From the series: Solving ODEs in MATLAB

*
Cleve Moler, MathWorks
*

ODE45 is usually the function of choice among the ODE solvers. It compares methods of orders four and five to estimate error and determine step size. ODE45 is so accurate that its default behavior is to use its interpolant to provide results at intermediate points.

Related MATLAB code files can be downloaded from MATLAB Central

The most frequently used ODE solver in MATLAB and Simulink is ODE45. It is based on method published by British mathematicians JR Dormand and PJ Prince in 1980. The basic method is order five. The error correction uses a companion order four method.

The slope of tn is, first same as last left over from the previous successful step. Then there are five more slopes from function values at 1/5 h, 3/10h, 4/5h, 8/9h and then at tn plus 1. These six slopes, linear combinations of them, are used to produce yn plus 1.

The function is evaluated at tn plus 1 and yn plus 1 to get a seventh slope. And then linear combinations of these are used to produce the error estimate.

Again, if the error estimate is less than the specified accuracy requirements the step is successful. And then that error estimate is used to get the next step size. If the error is too big, the step is unsuccessful and that error estimate is used to get the step size to do the step over again.

If we want to see the actual coefficients that are used, you can go into the code for ODE45. There's a table with the coefficients. Or you go to the Wikipedia page for the Dormand-Prince Method and there is the same coefficients.

As an aside, here is an interesting fact about higher order Runge-Kutta methods. Classical Runge-Kutta required four function evaluations per step to get order four. Dormand-Prince requires six function evaluations per step to get order five. You can't get order five with just five function evaluations. And then, if we were to try and achieve higher order, it would take even more function evaluations per step.

Let's use ODE45 to compute e to the t. y prime is equal to y. We can ask for output by supplying an argument called tspan. Zero and steps of 0.1 to 1. If we supply that as the input argument to solve this differential equation and get the output at those points, we get that back as the output. And now here's the approximations to the solution to that differential equation at those points.

If we plot it, here's the solution at those points. And to see how accurate it is, we see that we're actually getting this result to nine digits. ODE45 is very accurate.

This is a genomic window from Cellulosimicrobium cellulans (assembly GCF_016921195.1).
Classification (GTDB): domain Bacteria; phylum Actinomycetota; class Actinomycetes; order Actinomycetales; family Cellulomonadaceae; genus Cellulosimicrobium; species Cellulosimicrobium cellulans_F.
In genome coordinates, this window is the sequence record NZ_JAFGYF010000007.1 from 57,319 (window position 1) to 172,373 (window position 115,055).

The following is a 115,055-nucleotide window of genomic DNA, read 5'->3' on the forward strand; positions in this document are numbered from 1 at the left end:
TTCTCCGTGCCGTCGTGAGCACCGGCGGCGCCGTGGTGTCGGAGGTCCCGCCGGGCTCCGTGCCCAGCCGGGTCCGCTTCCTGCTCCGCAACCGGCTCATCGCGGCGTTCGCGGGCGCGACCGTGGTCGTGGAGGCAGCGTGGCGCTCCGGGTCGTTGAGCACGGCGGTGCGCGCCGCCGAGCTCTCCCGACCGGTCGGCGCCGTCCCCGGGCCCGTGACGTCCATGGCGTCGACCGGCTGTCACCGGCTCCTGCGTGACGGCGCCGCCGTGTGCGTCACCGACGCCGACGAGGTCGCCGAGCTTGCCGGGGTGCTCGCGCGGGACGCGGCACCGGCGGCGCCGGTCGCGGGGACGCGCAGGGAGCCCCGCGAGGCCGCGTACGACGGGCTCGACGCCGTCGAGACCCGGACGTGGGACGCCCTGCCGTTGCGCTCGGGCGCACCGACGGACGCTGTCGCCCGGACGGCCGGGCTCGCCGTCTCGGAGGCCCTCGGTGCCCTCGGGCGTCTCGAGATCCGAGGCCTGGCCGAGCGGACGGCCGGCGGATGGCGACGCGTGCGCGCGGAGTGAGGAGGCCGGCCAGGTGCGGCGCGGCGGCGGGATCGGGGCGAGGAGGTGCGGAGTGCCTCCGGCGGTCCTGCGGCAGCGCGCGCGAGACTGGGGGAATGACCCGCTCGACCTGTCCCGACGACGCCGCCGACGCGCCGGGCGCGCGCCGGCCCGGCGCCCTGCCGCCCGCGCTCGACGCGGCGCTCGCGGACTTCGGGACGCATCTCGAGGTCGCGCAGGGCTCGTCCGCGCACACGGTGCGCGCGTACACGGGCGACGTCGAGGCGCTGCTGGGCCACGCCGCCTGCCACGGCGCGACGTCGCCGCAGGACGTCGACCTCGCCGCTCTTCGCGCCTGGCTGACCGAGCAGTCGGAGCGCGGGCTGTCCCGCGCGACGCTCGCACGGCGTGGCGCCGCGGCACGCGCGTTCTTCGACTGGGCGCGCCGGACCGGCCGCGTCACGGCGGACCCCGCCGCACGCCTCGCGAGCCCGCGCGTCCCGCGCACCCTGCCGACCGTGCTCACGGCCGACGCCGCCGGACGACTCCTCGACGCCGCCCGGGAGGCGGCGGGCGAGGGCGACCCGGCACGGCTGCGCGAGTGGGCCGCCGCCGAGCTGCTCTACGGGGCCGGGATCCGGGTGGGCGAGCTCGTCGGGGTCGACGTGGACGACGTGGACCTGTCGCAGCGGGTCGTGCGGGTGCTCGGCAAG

Let's look at step size choice on our problem with near singularity, is a quarter. y0 is close to 16. The differential equation is y prime is 2(a-t) y squared. We let ODE45 choose its own step size by indicating we just want to integrate from 0 to 1. We capture the output in t and y and plot it.

Now, here, there's a lot of points here, but this is misleading because ODE45, by default, is using the refine option. It's only actually evaluating the function at every fourth one of these points and then using the interpolant to fill in in between. So we actually need a little different plot here.

This plot shows a little better what's going on. The big dots are the points that ODE45 chose to evaluate the differential equation. And the little dots are filled in with the interpolant. So the big dots are every fourth point. And the refine option says that the big dots are too far apart and we need to fill it in with the interpolant. And so this is the continuous interpolant in action.

The big dots are more closely concentrated as we have to go around the curve. And then, as we get farther away from the singularity the step size increases. So this shows the high accuracy of ODE45 and the automatic step size choice in action.

Here's an exercise. Compare ODE23 and ODE45 by using each of them to compute pi. The integral 4 over 1 plus t squared from 0 to 1 is pi. You can express that as a differential equation, use each of the routines to integrate that differential equation and see how close they get to computing pi.

Select a Web Site

Choose a web site to get translated content where available and see local events and offers. Based on your location, we recommend that you select: .

Select web siteYou can also select a web site from the following list:

Select the China site (in Chinese or English) for best site performance. Other MathWorks country sites are not optimized for visits from your location.

- América Latina (Español)
- Canada (English)
- United States (English)

- Belgium (English)
- Denmark (English)
- Deutschland (Deutsch)
- España (Español)
- Finland (English)
- France (Français)
- Ireland (English)
- Italia (Italiano)
- Luxembourg (English)

- Netherlands (English)
- Norway (English)
- Österreich (Deutsch)
- Portugal (English)
- Sweden (English)
- Switzerland
- United Kingdom (English)

- Australia (English)
- India (English)
- New Zealand (English)
- 中国
- 日本Japanese (日本語)
- 한국Korean (한국어)

This website uses cookies to improve your user experience, personalize content and ads, and analyze website traffic. By continuing to use this website, you consent to our use of cookies. Please see our Privacy Policy to learn more about cookies and how to change your settings.